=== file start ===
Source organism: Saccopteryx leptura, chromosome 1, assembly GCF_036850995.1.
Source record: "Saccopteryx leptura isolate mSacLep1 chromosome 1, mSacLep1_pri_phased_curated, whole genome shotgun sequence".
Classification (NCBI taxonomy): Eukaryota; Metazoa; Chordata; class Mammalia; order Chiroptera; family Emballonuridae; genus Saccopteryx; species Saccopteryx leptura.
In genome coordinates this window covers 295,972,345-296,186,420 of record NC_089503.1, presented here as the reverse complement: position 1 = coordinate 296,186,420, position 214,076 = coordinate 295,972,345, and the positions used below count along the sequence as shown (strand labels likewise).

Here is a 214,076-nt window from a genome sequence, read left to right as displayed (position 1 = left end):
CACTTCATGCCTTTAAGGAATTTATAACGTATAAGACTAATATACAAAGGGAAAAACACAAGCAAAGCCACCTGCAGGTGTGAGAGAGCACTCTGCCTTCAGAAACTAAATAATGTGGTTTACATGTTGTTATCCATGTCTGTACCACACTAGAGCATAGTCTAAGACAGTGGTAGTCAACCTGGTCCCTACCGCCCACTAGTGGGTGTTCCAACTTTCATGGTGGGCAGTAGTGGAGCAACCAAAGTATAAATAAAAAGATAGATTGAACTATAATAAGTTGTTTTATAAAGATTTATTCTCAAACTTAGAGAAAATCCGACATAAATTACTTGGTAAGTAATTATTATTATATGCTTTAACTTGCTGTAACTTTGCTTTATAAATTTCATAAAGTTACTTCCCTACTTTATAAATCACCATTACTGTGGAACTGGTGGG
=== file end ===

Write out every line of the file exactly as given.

Source organism: Saccopteryx leptura, chromosome 1, assembly GCF_036850995.1.
Source record: "Saccopteryx leptura isolate mSacLep1 chromosome 1, mSacLep1_pri_phased_curated, whole genome shotgun sequence".
Classification (NCBI taxonomy): Eukaryota; Metazoa; Chordata; class Mammalia; order Chiroptera; family Emballonuridae; genus Saccopteryx; species Saccopteryx leptura.
In genome coordinates this window covers 295,972,345-296,186,420 of record NC_089503.1, presented here as the reverse complement: position 1 = coordinate 296,186,420, position 214,076 = coordinate 295,972,345, and the positions used below count along the sequence as shown (strand labels likewise).

Here is a 214,076-nt window from a genome sequence, read left to right as displayed (position 1 = left end):
CACTTCATGCCTTTAAGGAATTTATAACGTATAAGACTAATATACAAAGGGAAAAACACAAGCAAAGCCACCTGCAGGTGTGAGAGAGCACTCTGCCTTCAGAAACTAAATAATGTGGTTTACATGTTGTTATCCATGTCTGTACCACACTAGAGCATAGTCTAAGACAGTGGTAGTCAACCTGGTCCCTACCGCCCACTAGTGGGTGTTCCAACTTTCATGGTGGGCAGTAGTGGAGCAACCAAAGTATAAATAAAAAGATAGATTGAACTATAATAAGTTGTTTTATAAAGATTTATTCTCAAACTTAGAGAAAATCCGACATAAATTACTTGGTAAGTAATTATTATTATATGCTTTAACTTGCTGTAACTTTGCTTTATAAATTTCATAAAGTTACTTCCCTACTTTATAAATCACCATTACTGTGGAACTGGTGGG